Hypothermia and Cold Weather Injuries

 

Am Fam Physician. 2019 Dec 1;100(11):680-686.

  Patient information: A handout on this topic is available at https://familydoctor.org/condition/hypothermia.

Author disclosure: No relevant financial affiliations.

Hypothermia, frostbite, and nonfreezing cold injuries predominantly affect older adults, homeless or intoxicated people, adventurers, and military personnel. Prevention begins with clothing that is clean, layered, and loose to promote circulation. Base layers made of moisture-wicking materials are favored over wool or cotton. Wool or fleece garments are ideal for middle layers, whereas outer layers should repel moisture. Hypothermia occurs when core body temperature drops below 95°F and can be staged by clinical symptoms when core temperature measurement is unavailable. Initial treatment includes external and internal rewarming. Warmed normal saline is favored over lactated Ringer solution. Frostbite is a freezing injury that usually affects the extremities. After rapid rewarming, prognosis is best determined with technetium 99mTc pyrophosphate scintigraphy or magnetic resonance angiography. Initial treatment includes protecting tissue from further trauma, preventing refreezing, and avoiding dry heat sources. Ideally, patients should be transported to facilities where rapid rewarming, imaging, and thrombolytic treatment are available. Tissue plasminogen activator significantly decreases amputation rates for severe injuries if started within 24 hours of rewarming. Immersion foot occurs during damp nonfreezing conditions. Rapid rewarming should be avoided, and amitriptyline should be considered for pain control.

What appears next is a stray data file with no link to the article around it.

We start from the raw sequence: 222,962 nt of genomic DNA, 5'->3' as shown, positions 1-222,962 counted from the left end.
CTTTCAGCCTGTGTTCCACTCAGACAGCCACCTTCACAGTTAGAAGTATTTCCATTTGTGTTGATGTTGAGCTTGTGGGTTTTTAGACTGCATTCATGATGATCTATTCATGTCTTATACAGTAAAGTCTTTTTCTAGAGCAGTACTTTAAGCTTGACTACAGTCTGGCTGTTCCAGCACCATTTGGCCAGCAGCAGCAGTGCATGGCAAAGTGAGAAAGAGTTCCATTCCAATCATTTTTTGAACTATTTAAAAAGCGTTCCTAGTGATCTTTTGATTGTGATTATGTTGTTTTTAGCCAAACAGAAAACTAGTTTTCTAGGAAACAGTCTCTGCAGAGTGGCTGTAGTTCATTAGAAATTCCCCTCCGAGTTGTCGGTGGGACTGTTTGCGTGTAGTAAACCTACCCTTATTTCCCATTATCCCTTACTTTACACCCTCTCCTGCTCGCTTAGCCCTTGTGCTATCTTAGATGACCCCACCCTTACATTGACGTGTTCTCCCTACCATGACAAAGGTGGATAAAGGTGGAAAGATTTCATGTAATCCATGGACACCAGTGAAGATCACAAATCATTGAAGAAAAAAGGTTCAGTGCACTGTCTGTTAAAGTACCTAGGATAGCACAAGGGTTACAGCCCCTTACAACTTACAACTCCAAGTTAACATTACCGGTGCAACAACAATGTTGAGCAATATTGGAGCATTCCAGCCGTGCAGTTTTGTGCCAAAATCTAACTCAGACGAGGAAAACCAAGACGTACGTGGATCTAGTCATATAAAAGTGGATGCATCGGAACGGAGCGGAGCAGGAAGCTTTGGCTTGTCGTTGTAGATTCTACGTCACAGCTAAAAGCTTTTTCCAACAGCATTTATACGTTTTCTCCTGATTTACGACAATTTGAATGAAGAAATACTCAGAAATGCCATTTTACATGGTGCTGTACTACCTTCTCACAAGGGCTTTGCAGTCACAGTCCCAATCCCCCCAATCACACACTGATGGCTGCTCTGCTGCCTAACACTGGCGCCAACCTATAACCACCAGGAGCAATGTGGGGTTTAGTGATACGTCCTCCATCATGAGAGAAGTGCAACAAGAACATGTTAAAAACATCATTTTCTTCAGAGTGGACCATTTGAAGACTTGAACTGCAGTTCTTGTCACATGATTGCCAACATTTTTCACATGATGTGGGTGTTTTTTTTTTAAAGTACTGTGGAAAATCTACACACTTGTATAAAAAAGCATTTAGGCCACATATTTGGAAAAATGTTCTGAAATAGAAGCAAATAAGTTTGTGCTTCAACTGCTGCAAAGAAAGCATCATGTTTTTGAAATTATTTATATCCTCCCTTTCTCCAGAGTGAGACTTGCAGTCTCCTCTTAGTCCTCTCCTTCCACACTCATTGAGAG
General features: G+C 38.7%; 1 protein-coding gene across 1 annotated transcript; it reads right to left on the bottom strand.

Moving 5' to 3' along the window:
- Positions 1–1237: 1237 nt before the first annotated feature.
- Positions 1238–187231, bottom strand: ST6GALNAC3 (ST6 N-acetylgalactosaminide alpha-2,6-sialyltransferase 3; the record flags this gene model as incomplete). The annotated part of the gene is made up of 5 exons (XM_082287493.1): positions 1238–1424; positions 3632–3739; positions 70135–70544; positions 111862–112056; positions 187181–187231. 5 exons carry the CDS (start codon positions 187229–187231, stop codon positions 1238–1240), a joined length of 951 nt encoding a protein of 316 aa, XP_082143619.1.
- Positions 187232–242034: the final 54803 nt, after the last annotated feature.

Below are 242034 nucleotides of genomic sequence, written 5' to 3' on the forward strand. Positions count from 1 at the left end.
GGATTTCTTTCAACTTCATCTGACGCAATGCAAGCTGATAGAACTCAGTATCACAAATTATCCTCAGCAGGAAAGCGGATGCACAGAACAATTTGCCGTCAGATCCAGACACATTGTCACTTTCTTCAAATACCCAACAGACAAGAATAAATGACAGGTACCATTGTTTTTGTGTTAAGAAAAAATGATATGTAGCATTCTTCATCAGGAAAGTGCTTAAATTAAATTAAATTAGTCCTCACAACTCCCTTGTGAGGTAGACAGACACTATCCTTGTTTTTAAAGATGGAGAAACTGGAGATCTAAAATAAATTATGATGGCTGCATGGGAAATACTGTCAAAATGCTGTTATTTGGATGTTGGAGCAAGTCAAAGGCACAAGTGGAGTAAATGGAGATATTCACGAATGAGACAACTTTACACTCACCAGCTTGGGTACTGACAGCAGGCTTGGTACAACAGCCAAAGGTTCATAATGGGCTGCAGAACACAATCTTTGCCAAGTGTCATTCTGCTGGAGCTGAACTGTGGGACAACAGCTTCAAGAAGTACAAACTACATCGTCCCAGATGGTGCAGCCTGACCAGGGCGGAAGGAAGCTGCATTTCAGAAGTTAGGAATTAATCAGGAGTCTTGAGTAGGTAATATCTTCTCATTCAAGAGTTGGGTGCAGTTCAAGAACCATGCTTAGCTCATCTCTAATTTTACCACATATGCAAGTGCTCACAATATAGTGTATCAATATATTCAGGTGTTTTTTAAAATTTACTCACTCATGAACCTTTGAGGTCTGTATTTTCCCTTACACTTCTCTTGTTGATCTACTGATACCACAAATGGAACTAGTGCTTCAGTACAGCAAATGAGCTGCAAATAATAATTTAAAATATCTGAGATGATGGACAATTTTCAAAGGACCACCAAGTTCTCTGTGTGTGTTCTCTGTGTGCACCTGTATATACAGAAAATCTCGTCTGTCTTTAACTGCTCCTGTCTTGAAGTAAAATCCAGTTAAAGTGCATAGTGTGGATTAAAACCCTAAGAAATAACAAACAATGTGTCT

Hypothermia, frostbite, and nonfreezing cold injuries predominantly affect older adults, homeless or intoxicated people, adventurers, and military personnel.1,2 Alcohol consumption is an important risk factor and was associated with 68% of accidental hypothermia cases in one retrospective study.35 From 2006 to 2010, there were 10,649 deaths in the United States attributed to natural weather causes; two-thirds of these were associated with excessive cold.5 Cold-related mortality was substantially higher in older adults and in rural or low-income areas.